Students chow down with spud-wear
October 28, 2007
Steamboat SpringsSteamboat Springs — The utensils in Steamboat Springs school lunchrooms might look like plastic, might feel like plastic, and very well might taste like plastic, but they are far from the environmentally unfriendly, petroleum-based product. — The utensils in Steamboat Springs school lunchrooms might look like plastic, might feel like plastic, and very well might taste like plastic, but they are far from the environmentally unfriendly, petroleum-based product.
Steamboat Springs — The utensils in Steamboat Springs school lunchrooms might look like plastic, might feel like plastic, and very well might taste like plastic, but they are far from the environmentally unfriendly, petroleum-based product.
Max Huppert, the new director of food services for the Steamboat Springs School District, approached the Steamboat Springs School Board in September looking to replace the district’s nonbiodegradable plastic cutlery and Styrofoam plates with products made from potato starch and sugar cane fibers.
“These are all compost items,” he said. “These actually have no toxins that are released into the soil and they compost in 30 to 90 days. There are so many different products out there, some may be biodegradable, and they may go away, but some still release chemicals. The stuff we are using is the top end, the best you can get.”
Huppert said that being environmentally friendly isn’t cheap.
“It’s very expensive – the plates are about 13 cents a piece, and the utensils are 5 cents a piece,” Huppert said.
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Nonbiodegradable items cost about 5 cents total for a fork, knife, spoon and plate, he added.
“Right now, it increased my costs by basically 25 cents per person just to go green,” he said. “But do you care about 25 cents or do you care about the long-term environmental impact on the community?”
Huppert said the community’s Green Team approached the district last year about a move to biodegradable products, but no one could figure out the cost.
“Basically, I’ve researched it a lot and found which products would be best for us and decided that we are going to do it,” he said. “I don’t want to put things off years and years and years. Every year we do put it off, we put more plastic into the environment.”
Huppert, 34, attended culinary school in Baltimore. After graduation, he set off for the mountains of southern Germany, where he worked at a hotel and learned how to snowboard.
“I’ve traveled all over almost every country in Europe, been to Africa and Russia,” he said. “I worked in Greece for a little while, but I wanted to come back to the states and have mountains so I came to Steamboat.”
Working in food services at Colorado Mountain College, Huppert said he learned what young adults like to eat.
“It is pretty much the same clientele. When they eat here, they have the same tastes as when they go off to college,” he said. “You got to go see what they eat out in town. If that is what they are used to eating then they should be able to get the same stuff here. We are limited on pricier stuff, but the sandwiches they are getting, they’d be spending $7 in town.”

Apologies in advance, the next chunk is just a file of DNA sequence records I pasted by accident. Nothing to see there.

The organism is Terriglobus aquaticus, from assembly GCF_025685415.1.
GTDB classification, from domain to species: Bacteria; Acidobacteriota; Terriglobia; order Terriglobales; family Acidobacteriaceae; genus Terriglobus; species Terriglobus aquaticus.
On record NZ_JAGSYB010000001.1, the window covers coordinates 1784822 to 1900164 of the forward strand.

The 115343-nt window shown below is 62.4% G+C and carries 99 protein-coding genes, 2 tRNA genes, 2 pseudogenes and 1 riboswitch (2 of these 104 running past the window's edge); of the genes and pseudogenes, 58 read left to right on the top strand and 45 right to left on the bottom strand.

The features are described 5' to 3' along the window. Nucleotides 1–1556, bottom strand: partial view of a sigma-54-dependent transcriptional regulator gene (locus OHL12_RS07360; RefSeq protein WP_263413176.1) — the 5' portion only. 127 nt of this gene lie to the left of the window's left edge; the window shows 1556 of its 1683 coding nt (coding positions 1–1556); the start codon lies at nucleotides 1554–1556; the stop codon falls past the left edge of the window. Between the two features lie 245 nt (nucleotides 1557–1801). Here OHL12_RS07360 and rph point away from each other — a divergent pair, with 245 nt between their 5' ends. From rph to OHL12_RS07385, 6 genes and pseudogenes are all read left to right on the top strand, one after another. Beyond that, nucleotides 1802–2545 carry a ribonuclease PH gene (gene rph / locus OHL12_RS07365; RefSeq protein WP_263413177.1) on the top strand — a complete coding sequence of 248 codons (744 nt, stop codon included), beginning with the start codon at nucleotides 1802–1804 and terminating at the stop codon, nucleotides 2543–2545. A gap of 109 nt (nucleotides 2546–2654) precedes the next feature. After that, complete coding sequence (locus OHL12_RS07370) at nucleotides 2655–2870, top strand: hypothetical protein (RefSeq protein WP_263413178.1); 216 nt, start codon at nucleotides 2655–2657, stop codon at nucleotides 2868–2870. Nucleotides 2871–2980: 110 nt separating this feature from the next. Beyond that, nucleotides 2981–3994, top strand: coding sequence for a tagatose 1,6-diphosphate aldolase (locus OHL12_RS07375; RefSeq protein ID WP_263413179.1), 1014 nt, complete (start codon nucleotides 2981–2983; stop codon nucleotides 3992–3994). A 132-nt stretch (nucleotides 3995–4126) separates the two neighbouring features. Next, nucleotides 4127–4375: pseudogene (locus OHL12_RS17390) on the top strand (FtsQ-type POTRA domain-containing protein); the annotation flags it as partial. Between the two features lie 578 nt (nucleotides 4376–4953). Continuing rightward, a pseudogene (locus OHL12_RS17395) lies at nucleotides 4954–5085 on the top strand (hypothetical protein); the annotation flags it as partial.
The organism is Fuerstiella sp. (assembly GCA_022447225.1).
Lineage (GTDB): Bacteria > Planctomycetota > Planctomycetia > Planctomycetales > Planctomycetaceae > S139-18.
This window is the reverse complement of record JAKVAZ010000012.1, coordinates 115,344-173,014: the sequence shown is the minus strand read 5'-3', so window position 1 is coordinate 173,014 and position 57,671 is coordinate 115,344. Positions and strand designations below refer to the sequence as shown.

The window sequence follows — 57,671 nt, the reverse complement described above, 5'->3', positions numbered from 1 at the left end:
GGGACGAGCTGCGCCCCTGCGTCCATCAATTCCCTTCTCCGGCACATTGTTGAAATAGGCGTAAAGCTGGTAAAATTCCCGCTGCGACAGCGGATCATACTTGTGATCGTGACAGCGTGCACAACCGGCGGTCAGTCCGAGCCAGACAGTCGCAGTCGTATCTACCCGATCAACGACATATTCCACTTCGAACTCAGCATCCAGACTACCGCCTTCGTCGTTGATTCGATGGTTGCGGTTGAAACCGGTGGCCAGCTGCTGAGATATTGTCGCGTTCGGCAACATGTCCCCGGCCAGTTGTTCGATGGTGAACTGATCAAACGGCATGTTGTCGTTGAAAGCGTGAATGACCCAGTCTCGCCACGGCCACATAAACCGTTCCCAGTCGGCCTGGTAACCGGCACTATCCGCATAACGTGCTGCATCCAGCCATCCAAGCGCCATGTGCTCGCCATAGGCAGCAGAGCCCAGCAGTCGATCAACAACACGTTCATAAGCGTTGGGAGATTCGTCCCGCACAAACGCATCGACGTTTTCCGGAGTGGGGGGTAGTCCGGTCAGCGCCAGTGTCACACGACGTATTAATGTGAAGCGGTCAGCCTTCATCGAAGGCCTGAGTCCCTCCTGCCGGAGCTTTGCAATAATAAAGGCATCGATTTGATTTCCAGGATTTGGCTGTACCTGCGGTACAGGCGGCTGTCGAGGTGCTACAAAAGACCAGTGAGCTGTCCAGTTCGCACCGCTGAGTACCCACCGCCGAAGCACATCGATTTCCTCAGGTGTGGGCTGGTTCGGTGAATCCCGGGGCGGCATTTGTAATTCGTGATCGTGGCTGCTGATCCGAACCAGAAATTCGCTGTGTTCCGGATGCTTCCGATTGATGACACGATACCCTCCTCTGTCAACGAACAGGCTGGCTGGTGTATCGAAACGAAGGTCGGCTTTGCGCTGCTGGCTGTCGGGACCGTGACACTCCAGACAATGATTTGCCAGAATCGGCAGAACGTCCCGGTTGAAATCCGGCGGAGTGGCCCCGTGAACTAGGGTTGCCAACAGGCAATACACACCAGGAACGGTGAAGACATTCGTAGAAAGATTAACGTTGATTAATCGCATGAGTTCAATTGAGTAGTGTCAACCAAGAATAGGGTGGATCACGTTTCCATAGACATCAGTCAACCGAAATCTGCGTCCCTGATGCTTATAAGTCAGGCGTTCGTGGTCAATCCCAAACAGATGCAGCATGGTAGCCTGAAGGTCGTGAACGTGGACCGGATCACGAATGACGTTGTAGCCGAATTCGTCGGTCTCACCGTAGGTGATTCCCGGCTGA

Keeping kids at the table
Huppert said increasing the food quality at district schools is key to keeping kids from going off campus at the high school – and to balancing his budget. Other cost-saving measures he is planning on enacting include utilizing the middle school’s greenhouse and soliciting food donations.
“I’m seeing if any local ranchers or farmers or 4-H people would want to donate animals to us, where we could have it fabricated at the Steamboat Meat and Seafood Company,” Huppert said.
He added that he could use elk, pork, beef or any other product as long as it’s processed in a USDA plant.
“We’d just pay the fabrication per pound prices, which is pretty cheap,” he said. “They can use it as a tax write off or do it as a donation.”
At the middle school, he hopes to engage the school’s science classes in developing a year-round produce-growing program.
“That would be something where we could have people donate seeds. : I’m trying to do this one without spending any money,” he said. “I hope to have that self-sustaining, running year round, and we can have produce year-round when tomatoes jump up to $40 a case.”
Huppert said he hopes to get Steamboat Ski and Resort Corp., along with the Hayden and South Routt school districts, on board in buying the biodegradable products in bulk to lower costs.
He is also making the most of his diverse culinary experience.
“Instead of us getting in all the already sliced-up pieces of beef, which may be $30 to $40 for 10 pounds, I’ll get in top-ground and I can break it down myself because I know how,” he said. “That can save us $100 or something here and there. It’s a huge price difference for already fabricated or pre-made items.”
Huppert said that ultimately, his efforts come down to whether the students enjoy the food.
A group of Steamboat Springs High School students eating lunch on the field adjacent to the school Wednesday said they were unaware of the new environmentally friendly products, but said the food quality has increased this school year.
“Maybe that’s why the food’s costing more,” ninth-grader Sylvia Ballesteros said. “The food’s so much better, but I’ll probably still go off campus when I can because it’s a way to get out of here for a while.”